Alberto recognizes that when an addiction is suffered, people do not think about eating or children. "There are government supports. If one wants, he is rehabilitated. I tried everything. In addition to coca and marijuana, mushrooms, peyote and stone. Methamphetamines are the most addictive there may be. You feel like every mother, but when you are addicted, the money goes away in the drug. I robbed myself", He says.
And he attributes the increase in the number of homeless people largely to addictions. “When you are well involved, you do not want to enter a rehabilitation program. You say, how can I not stand the desire to use drugs, ”he says.
It will get worse
Alberto believes that helplessness in a crisis that will get worse in Los Angeles. "It will get worse from drug use. More now with the legalization of marijuana. What happens is that you start with the speck, and from there it is easy for you to put other stronger drugs, ”he notes.
Mel Tillekeratne, founder and director of the non-profit organization The Shower of Hope which has achieved two parking lots, one in Glassell Park and one in WestLake, in the city of Los Angeles, said the parking lots are for homeless people with vehicles like Alberto to park and spend the night safely. He also adds that they help them find a home as much as possible.
"It is not a guarantee, but we do everything we can to accommodate them in motels that become a transition home, while they find permanent housing," external. They also offer mental health services, addictions, substance abuse and assign them a social worker to travel with them the transition to a permanent roof. ”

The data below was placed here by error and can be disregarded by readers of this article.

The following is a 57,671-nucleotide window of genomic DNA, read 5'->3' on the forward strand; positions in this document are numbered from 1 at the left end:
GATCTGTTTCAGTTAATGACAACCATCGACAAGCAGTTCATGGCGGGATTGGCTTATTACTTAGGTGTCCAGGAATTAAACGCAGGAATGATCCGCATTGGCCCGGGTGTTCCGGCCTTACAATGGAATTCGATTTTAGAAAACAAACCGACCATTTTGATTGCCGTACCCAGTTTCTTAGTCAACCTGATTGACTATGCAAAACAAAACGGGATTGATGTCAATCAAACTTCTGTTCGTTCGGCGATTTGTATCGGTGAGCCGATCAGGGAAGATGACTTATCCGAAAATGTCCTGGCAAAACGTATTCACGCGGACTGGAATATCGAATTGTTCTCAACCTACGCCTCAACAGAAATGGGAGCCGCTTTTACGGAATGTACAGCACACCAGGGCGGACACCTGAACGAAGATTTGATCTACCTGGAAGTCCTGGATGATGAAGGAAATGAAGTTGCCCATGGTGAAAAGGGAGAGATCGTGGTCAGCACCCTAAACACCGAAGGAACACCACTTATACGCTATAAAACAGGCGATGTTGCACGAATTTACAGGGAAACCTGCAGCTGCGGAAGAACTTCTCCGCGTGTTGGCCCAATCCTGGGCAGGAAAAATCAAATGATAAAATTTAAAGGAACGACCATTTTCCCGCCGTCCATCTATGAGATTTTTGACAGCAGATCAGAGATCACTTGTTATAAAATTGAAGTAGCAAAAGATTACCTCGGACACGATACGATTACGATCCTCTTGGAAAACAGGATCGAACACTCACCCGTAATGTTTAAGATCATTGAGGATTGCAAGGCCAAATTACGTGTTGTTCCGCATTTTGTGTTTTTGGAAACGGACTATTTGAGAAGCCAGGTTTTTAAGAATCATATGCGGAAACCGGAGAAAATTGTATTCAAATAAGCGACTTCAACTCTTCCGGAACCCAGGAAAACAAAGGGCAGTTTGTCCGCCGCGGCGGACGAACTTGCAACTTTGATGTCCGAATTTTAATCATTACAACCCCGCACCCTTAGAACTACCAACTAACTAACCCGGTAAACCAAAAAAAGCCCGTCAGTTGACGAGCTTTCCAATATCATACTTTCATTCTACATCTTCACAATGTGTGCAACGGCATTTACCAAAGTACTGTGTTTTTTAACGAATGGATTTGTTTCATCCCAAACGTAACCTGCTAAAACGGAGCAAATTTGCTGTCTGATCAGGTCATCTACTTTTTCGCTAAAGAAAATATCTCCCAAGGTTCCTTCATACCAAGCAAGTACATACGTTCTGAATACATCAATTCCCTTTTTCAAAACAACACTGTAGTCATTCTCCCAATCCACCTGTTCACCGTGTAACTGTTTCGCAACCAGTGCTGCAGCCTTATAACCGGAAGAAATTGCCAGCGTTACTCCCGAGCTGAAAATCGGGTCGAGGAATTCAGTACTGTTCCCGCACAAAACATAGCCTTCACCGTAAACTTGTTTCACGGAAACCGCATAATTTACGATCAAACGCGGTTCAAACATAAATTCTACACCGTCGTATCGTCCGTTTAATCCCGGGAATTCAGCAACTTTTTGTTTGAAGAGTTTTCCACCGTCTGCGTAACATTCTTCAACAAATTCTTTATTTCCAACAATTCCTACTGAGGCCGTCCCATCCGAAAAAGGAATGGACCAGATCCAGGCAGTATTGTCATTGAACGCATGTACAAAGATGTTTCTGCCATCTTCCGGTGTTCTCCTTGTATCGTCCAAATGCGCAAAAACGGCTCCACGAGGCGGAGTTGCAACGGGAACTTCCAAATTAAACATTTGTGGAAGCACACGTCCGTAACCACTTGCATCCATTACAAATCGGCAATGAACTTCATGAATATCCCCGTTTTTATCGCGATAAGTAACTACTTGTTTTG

For Mel, with many years as a defender of the homeless, The main reason of the increase of the abandonment have that watch with the crisis of living place accessible in the Angels.
“Latino older adults live with a fixed income and low wages, when they increase their income 100, 300 or 500 dollars, they cannot continue paying, and since there are no protections for the tenants, they are easily evicted,” he says.
This, he continues to explain, has resulted in many evictions mostly of Latinos in Boyle Heights, East Los Angeles, Pico Union, Lincoln Heights, West Lake, areas where the gentrification It has been stronger.
Homeowners are taught by the undocumented, giving them exhorbitant increases because they know that, due to their immigration status, they don't complain, Mel adds to explain why the increase in the number of indigent Latino elders.
"The state law that they will pass in California to put a cap on rent increases of up to 8%, including inflation, is not enough, but it is something in front of increases of 20%, 30% or more ”, indicates.
Mel predicts that the homelessness crisis will worsen even more.
"More shelters are needed, an end to illegal evictions and build more accessible housing. But I don't see any of this coming, and a recession is coming that will increase the number of homeless. Simply save any middle class person, you run the risk of not being able to pay your rent if you get sick, 'he emphasizes. "All you need to stay on the street is to get sick," he says.
On Tuesday, look for the last of five parts of the series on homelessness: There is hope, immigrant leaves homelessness to become a carpenter